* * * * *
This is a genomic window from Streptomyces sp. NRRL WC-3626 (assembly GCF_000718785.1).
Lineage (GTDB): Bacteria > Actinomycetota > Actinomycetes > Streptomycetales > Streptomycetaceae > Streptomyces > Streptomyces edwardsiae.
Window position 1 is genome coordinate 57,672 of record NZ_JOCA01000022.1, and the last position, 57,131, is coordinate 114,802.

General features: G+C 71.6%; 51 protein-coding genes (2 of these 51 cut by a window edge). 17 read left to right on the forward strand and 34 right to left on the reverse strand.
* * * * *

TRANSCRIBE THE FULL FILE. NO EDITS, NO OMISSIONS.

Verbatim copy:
This is a genomic window from Streptomyces sp. NRRL WC-3626 (assembly GCF_000718785.1).
Lineage (GTDB): Bacteria > Actinomycetota > Actinomycetes > Streptomycetales > Streptomycetaceae > Streptomyces > Streptomyces edwardsiae.
Window position 1 is genome coordinate 57,672 of record NZ_JOCA01000022.1, and the last position, 57,131, is coordinate 114,802.

General features: G+C 71.6%; 51 protein-coding genes (2 of these 51 cut by a window edge). 17 read left to right on the forward strand and 34 right to left on the reverse strand.